Wilde Orchard

Debs is a trained chef who has worked in Michelen starred restaurants and it really shows – her food looks absolutely beautiful! As well as being complete food porn, you’re bound to learn something from this blog as there are some great little how-tos. I was completely won over by her latest recipe, Roasted Pumpkin Ravioli, and I’m eager to see more from this gorgeous blog! 

London Bakes

I can’t get enough of the sweet stuff, and there’s certainly a lot to be found on Kathryn’s blog. The sidebar promises ‘sweet and lovely’, and that’s what you’ll find on London Bakes. A lot of the recipes are gluten-free, but without a lot of the faff that you often see with gluten-free foods – so this blog is a great place to start if that’s something that’s important to you, or if you fancy trying out something a bit different. 

Who are your favourite UK food blogs?

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A Trip to Haworth

Haworth, Yorkshire // Amy Elizabeth

When it comes to books, I’m usually a modern girl. However, there are definitely some notable exceptions to that rule and there are some pieces of classic literature that I would happily wax lyrical over for hours on end. There’s something so romantic about the classics; they’ve stood the test of time and spoken to so many people. More proof that we’re all the same really, whether we’re Victorian girls traipsing over the moors or Millennials instagramming our coffees. Love is love, and tragedy is tragedy. There’s something particularly romantic about the work of the Brontes; precocious sisters who wrote some of the best novels of all time, all three with tragic destinies and brilliant brains. Their real life is as fascinating and inspiring as their work, which is why I was so excited to visit the Yorkshire village of Haworth this weekend, once home and now homage to this literary family.  

Haworth, Yorkshire // Amy Elizabeth

Haworth, Yorkshire // Amy Elizabeth

The thing about Yorkshire is that it will steal your hear and never, ever let it go. I am already head over heels for this wonderful place, but Haworth is Yorkshire showing off its best side. Rolling hills, stunning scenery, pretty cottages, cobbled streets and good, old-fashioned pubs. You can even take a steam train to get there. Basically, Haworth is a total babe.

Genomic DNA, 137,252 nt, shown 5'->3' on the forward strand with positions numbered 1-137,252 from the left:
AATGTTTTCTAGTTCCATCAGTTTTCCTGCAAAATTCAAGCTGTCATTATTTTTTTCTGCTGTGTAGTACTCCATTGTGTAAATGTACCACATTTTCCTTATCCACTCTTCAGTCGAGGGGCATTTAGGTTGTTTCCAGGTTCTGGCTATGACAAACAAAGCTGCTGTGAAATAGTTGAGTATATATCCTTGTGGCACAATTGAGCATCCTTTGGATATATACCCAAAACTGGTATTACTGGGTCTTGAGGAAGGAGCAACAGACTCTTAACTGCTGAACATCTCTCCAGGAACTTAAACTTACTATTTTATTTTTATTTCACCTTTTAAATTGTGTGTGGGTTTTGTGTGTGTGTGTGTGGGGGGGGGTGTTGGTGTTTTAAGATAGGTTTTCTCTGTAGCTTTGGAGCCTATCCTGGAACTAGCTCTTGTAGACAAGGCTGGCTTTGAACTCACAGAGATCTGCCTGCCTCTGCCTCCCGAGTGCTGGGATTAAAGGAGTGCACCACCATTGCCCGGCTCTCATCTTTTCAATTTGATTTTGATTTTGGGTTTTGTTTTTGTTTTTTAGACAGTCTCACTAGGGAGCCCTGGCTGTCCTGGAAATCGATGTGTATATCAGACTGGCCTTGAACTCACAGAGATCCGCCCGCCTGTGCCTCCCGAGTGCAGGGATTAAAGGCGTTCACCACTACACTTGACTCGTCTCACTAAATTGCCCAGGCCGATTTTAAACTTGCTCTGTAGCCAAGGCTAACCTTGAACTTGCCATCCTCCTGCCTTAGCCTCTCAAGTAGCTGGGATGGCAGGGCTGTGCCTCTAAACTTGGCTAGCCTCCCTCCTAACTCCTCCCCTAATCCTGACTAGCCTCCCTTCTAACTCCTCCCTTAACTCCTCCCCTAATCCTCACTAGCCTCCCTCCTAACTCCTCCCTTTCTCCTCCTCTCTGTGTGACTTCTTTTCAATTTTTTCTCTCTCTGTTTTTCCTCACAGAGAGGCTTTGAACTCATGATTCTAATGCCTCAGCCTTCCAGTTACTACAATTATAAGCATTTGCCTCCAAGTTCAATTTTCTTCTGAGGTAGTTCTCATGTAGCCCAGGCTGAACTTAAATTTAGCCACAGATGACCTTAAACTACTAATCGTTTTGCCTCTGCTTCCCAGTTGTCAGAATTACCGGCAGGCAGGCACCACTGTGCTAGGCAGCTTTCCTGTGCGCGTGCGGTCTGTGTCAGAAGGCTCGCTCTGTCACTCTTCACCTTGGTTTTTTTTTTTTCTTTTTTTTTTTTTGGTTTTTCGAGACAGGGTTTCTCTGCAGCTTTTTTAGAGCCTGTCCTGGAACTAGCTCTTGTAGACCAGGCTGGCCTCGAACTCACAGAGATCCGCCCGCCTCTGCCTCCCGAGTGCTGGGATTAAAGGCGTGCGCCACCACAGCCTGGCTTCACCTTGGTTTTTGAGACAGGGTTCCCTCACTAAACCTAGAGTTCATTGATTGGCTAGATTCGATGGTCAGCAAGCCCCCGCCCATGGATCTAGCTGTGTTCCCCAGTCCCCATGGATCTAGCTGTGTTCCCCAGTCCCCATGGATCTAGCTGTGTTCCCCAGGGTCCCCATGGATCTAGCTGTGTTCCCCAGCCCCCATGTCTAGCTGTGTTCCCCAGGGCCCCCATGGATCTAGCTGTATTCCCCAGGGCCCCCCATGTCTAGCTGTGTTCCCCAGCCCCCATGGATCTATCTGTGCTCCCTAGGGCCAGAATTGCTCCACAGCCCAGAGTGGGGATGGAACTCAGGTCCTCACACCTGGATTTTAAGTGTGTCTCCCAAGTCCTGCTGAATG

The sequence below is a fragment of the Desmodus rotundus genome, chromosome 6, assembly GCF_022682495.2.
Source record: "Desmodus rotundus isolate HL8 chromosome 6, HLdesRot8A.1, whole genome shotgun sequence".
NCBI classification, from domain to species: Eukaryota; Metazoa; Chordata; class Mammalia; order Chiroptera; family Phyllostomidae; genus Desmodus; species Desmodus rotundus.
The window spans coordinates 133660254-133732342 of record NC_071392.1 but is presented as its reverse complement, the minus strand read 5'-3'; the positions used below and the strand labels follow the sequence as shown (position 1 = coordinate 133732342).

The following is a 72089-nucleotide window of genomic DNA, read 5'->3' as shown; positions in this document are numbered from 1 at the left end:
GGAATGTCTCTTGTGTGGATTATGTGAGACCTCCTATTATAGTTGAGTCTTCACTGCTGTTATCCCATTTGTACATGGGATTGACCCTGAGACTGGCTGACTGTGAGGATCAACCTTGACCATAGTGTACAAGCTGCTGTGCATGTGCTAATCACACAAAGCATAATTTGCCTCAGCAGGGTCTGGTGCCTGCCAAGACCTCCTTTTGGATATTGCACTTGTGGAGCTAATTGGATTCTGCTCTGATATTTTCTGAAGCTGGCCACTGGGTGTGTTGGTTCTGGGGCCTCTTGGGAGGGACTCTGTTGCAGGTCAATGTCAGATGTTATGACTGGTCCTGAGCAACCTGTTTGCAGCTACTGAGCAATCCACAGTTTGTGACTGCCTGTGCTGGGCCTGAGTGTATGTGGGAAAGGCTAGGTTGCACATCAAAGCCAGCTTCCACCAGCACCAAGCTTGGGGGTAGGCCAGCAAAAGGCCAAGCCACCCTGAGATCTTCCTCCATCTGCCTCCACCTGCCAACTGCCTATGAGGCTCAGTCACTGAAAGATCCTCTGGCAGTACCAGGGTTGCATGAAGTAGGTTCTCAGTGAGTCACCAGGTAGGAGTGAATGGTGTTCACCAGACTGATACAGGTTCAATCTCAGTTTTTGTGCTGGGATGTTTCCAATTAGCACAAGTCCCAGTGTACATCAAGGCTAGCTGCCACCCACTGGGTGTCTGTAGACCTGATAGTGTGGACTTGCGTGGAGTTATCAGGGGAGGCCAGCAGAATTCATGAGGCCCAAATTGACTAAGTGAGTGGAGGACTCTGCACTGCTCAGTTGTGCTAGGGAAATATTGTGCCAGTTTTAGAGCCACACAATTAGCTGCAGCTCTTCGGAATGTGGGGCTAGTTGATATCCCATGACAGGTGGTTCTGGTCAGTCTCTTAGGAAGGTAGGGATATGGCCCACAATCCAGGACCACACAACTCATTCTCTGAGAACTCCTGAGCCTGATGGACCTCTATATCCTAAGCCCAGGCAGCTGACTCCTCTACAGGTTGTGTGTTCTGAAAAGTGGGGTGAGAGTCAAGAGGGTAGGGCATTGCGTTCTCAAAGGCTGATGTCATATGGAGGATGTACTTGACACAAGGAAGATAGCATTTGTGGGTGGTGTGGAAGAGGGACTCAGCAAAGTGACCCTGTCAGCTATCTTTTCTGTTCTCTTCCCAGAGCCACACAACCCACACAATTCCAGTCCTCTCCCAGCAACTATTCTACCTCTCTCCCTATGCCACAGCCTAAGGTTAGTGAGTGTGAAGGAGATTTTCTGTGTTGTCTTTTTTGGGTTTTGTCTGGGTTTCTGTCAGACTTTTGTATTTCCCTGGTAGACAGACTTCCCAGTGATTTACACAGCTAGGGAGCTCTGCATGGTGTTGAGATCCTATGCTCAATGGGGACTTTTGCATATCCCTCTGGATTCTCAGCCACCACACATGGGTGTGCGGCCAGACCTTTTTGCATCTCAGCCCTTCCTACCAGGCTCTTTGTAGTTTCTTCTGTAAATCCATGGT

haworth 5

Haworth, Yorkshire // Amy Elizabeth

As soon as we arrived, we were confronted by a Victorian-style apothecary, an old-fashioned sweet shop and a shop selling flat caps. It couldn’t be more Yorkshire if it tried, and was almost like stepping back in time. We started off by wandering up to the Bronte Parsonage Museum, once home to the Bronte family. The rest of the group weren’t nearly so fussed, so after a quick turn around the museum shop, where you can pick up the most beautiful copies of Bronte novels, as well as some Bron-Tea (!), we returned to the village for a wander around. Everything in Haworth is steeped in Bronte history, from the jam stall we passed selling ‘Jane Eyre’s Strongly-Principled Strawberry Jam’ to the school where the Brontes once taught. For a literature nerd like me, it was total heaven. 

Haworth, Yorkshire // Amy Elizabeth

Haworth, Yorkshire // Amy Elizabeth

Haworth, Yorkshire // Amy Elizabeth

Our original plan was to walk up to ‘Top Withens’, generally thought to be the inspiration for Heathcliff’s home in the moors. I was totally up for immersing myself in the bleak countryside and getting a real taste for the Brontes life. However, the weather had other ideas, and not wanting to get totally soaked, we instead wandered around the village, picking up some pastries and pear drops and popping into every book shop we could see. If you’re after a dreamy day trip, then Haworth really is the place for it – I’m still buzzing about it days later and I can’t wait to go back and get up on those moors!